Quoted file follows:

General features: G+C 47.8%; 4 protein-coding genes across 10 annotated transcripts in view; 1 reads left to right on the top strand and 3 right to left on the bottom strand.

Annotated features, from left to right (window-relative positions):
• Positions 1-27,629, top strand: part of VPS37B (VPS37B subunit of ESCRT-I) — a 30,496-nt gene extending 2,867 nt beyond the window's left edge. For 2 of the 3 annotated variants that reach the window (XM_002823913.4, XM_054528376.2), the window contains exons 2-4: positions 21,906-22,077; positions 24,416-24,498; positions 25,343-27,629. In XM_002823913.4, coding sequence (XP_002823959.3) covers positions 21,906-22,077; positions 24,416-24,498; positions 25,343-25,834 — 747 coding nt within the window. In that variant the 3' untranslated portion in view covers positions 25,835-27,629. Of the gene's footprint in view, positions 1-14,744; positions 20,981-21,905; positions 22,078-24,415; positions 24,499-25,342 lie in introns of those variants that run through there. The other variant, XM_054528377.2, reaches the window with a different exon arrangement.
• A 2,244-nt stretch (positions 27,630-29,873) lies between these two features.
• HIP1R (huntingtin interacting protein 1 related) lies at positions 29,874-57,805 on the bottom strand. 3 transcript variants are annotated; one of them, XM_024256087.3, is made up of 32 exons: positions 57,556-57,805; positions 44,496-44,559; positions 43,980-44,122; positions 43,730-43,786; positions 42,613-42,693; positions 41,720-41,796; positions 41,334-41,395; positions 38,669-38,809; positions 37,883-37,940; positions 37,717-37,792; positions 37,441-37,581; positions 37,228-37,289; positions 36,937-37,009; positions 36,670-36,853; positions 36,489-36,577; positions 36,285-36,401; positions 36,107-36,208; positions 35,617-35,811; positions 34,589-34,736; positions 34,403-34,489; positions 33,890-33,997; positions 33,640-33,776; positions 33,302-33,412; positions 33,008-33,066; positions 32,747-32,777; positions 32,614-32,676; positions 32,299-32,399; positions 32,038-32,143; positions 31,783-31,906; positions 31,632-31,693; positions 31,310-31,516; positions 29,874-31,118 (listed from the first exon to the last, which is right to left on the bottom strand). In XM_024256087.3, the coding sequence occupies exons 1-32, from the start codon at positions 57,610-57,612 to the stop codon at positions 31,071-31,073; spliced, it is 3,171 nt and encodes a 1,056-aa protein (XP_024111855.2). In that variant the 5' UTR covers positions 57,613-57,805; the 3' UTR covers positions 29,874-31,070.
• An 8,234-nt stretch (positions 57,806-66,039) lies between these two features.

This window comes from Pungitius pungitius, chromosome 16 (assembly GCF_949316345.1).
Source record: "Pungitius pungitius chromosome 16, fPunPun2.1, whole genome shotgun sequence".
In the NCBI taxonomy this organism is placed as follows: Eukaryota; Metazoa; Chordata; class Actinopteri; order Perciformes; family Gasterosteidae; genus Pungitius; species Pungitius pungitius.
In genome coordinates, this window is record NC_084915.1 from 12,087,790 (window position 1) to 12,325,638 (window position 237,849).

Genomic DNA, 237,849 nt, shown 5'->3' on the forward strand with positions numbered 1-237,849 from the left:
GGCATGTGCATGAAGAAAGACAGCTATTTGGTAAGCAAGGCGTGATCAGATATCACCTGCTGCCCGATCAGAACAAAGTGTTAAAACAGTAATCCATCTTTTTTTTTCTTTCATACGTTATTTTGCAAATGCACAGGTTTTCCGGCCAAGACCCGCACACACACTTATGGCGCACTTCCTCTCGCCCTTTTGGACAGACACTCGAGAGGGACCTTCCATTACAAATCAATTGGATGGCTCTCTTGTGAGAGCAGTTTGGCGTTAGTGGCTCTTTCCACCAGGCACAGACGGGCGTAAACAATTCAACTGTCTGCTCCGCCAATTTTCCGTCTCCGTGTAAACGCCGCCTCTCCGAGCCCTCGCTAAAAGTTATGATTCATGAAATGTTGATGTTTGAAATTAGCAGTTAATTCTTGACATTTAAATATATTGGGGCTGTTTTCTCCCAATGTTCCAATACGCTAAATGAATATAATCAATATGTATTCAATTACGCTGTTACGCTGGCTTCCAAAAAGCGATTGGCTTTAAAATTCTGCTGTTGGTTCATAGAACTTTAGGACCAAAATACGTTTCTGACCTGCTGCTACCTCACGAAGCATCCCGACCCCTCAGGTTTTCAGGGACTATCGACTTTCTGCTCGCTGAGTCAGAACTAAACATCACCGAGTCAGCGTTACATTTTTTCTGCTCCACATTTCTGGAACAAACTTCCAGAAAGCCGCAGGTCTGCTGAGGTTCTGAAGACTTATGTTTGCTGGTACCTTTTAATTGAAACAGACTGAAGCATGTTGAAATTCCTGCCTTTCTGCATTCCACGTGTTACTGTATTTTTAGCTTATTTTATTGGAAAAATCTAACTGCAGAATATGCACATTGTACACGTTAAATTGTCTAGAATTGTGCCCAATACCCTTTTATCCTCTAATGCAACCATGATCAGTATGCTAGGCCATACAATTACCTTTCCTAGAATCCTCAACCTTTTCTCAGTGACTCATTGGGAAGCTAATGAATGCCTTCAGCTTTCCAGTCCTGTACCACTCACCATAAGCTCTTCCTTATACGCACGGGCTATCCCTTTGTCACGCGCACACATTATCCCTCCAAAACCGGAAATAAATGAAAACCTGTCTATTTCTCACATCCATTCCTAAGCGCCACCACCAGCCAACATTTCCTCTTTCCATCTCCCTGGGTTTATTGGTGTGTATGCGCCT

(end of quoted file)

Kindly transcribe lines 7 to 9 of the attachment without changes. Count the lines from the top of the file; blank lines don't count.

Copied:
This window comes from Pungitius pungitius, chromosome 16 (assembly GCF_949316345.1).
Source record: "Pungitius pungitius chromosome 16, fPunPun2.1, whole genome shotgun sequence".
In the NCBI taxonomy this organism is placed as follows: Eukaryota; Metazoa; Chordata; class Actinopteri; order Perciformes; family Gasterosteidae; genus Pungitius; species Pungitius pungitius.